The noble Baroness has asked for a guarantee that the amendments will be available on the first sitting day after the Recess. While it is one that I would love to give, I am sure she will understand that I cannot do that with certainty, although we aspire to it. At any other time of the year it might be easier to do so, but as the Committee will be aware, quite frankly it can be difficult at this time of year to make sure that all the people concerned are in the right place. However, I take the important point that those who have taken a particular interest in this Bill are given proper notice of the amendments that the Government are to propose before the House comes to debate the Bill at Report stage.

One area where we have heard consistently that more clarity is needed is over the guidance as to which activity might or might not be caught by the electoral test, and I may be able to say something about that in the course of replying to the specific points raised by the amendment moved by the noble Lord, Lord Rooker. The Government believe that it is essential that campaigners have clarity on how they are to comply with the third-party regulatory regime. The Electoral Commission has a power to produce guidance for third parties campaigning in elections, and indeed has exercised that power in previous elections. Campaigners require clear guidance to support them and help them understand the revised regime, and I am reassured that the commission recognises this too. It makes clear in its briefing notes that it is committed to working with the United Kingdom’s charity regulators to produce clear and reliable guidance that will help charities to understand how to comply with both electoral law and charity law, and I say that without pre-empting subsequent debates that we will have on charities. Also, I would say that the sooner this guidance can be produced in draft, the better. As a Government we are open to working across the House and with the electoral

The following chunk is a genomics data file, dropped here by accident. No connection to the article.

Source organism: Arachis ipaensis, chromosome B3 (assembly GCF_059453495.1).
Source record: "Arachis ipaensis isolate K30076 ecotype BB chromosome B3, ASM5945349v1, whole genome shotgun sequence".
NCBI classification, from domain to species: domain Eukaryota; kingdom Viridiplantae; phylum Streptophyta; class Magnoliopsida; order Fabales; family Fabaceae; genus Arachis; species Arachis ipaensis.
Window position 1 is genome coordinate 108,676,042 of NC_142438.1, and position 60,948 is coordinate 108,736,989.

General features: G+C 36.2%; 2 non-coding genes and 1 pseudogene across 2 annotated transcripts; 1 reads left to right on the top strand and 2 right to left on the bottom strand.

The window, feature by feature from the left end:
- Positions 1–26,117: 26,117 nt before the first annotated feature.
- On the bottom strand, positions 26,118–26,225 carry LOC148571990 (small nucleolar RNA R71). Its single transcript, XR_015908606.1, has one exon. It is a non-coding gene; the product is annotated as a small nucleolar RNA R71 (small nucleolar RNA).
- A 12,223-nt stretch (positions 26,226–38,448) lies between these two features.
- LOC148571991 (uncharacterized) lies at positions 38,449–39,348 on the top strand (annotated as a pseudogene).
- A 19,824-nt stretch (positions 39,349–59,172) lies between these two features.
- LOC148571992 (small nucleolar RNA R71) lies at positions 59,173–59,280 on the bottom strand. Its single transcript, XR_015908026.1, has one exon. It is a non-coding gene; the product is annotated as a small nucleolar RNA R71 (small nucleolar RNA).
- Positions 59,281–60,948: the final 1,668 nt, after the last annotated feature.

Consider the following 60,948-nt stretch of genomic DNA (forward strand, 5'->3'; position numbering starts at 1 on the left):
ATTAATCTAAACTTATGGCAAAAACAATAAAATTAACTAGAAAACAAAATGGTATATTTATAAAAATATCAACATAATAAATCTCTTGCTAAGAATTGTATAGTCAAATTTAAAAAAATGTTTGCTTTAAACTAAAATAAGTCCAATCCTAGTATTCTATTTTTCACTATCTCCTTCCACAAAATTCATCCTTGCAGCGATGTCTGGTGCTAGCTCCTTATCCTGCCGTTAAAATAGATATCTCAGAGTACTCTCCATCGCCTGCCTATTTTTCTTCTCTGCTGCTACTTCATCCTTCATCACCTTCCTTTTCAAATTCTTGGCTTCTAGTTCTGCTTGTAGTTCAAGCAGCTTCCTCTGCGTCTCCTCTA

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and charity commissions to give campaigners the guidance they need. It may be that we will hear in these debates in Committee how best the commissions can support campaigners in a thorough and timely way.